Second-Longest River: Amazon (South America)

Aerial shot of the Amazon rainforest in Brazil.
Credit: Ildo Frazao/ iStock

At 4,000 miles in length — roughly the distance between New York City and Rome — the Amazon River is considered to be the second-longest river in the world after the Nile. However, the Amazon’s second-place status is often disputed since scientists have traced the river’s source to snowmelt from a peak in southern Peru. The massive body of water crosses nearly the entirety of South America, starting in the high Andes of Peru and flowing through Ecuador, Guyana, Bolivia, Venezuela, Colombia, and Brazil before ending at the Atlantic Ocean. With more than 1,110 tributaries and a drainage area of 2,270,000 square miles, the Amazon is often considered the largest (if not the longest) river in the world.

Second-Largest Lake: Lake Superior (United States/Canada)

Northern shore of Great Lake Superior at Pukaskwa National Park in Canada.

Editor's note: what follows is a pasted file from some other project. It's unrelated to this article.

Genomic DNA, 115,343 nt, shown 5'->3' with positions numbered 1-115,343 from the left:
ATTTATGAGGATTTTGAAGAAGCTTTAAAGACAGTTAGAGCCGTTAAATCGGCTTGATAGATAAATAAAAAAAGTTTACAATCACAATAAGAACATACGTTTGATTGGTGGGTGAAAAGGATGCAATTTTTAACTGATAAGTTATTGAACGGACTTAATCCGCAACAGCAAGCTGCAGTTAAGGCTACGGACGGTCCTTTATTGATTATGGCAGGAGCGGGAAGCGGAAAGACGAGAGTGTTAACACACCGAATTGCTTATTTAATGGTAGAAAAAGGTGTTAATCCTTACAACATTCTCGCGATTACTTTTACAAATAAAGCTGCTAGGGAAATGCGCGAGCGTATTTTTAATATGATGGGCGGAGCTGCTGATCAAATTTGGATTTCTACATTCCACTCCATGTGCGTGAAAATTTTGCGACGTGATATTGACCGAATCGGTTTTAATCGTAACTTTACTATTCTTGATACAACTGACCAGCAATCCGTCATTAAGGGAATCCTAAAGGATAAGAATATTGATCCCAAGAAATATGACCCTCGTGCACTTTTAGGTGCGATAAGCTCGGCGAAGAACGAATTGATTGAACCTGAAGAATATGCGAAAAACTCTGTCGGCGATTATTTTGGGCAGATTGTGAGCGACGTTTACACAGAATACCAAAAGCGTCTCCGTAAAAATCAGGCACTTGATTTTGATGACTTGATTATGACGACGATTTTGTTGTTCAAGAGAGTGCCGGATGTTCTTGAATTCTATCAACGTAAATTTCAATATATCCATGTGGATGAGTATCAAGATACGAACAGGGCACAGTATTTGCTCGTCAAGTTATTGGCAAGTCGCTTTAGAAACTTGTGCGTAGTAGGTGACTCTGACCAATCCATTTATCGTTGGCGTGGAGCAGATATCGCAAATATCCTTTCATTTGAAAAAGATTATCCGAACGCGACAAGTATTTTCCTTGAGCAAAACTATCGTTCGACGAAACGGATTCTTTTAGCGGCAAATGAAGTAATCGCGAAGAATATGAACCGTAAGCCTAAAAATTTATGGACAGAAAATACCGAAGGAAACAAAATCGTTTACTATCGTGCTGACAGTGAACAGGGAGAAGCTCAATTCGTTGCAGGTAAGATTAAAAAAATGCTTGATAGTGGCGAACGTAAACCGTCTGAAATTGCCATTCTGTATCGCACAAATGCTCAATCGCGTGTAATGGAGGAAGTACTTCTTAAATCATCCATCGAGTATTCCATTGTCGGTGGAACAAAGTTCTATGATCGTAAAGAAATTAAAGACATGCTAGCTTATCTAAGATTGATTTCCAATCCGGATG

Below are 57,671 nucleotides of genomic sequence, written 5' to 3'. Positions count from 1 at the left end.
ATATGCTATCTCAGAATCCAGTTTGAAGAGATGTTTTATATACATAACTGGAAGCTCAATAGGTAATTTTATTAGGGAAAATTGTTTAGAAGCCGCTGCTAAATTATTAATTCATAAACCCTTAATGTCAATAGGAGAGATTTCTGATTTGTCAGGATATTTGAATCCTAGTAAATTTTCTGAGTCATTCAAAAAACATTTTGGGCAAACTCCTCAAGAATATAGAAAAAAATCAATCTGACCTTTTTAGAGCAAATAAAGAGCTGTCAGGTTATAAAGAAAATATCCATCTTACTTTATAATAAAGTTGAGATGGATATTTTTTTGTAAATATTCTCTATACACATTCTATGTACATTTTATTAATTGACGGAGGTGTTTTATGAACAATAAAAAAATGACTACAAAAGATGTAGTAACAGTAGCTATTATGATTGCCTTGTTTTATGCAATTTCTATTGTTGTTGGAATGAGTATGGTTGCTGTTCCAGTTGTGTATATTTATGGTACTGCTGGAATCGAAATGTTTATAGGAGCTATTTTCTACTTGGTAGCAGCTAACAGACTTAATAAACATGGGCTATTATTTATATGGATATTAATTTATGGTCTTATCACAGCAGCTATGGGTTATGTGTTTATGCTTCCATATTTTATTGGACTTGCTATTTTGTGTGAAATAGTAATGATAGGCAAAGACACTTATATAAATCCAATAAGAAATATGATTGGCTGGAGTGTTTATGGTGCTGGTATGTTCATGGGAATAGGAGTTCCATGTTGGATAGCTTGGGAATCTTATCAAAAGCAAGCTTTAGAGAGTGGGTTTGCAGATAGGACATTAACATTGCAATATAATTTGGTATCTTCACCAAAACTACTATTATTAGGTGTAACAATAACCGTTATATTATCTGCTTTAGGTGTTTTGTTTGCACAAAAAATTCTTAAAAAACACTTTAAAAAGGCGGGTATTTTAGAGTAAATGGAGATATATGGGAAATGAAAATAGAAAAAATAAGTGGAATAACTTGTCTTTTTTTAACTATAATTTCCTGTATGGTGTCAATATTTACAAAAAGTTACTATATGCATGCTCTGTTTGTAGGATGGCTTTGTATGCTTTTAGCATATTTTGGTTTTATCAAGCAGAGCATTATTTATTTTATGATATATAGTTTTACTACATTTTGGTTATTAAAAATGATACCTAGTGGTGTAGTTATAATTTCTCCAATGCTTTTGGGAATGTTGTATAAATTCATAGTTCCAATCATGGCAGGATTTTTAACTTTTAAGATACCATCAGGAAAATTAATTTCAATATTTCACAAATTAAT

Credit: Helen Filatova/ Shutterstock

Lake Superior holds two significant titles: the second-largest lake in the world (behind only the Caspian Sea) and the largest freshwater lake in the world. At 160 miles wide and 350 miles long, this Great Lake has a surface area of 31,700 square miles. Formed over one billion years ago during the North American Midcontinent Rift, Lake Superior is renowned for its magnificent shorelines, dozens of orchid species, and thousands of migrating birds. During the winter, the lake is famous for its big waves, which are popular among expert surfers who aren’t afraid of the cold water.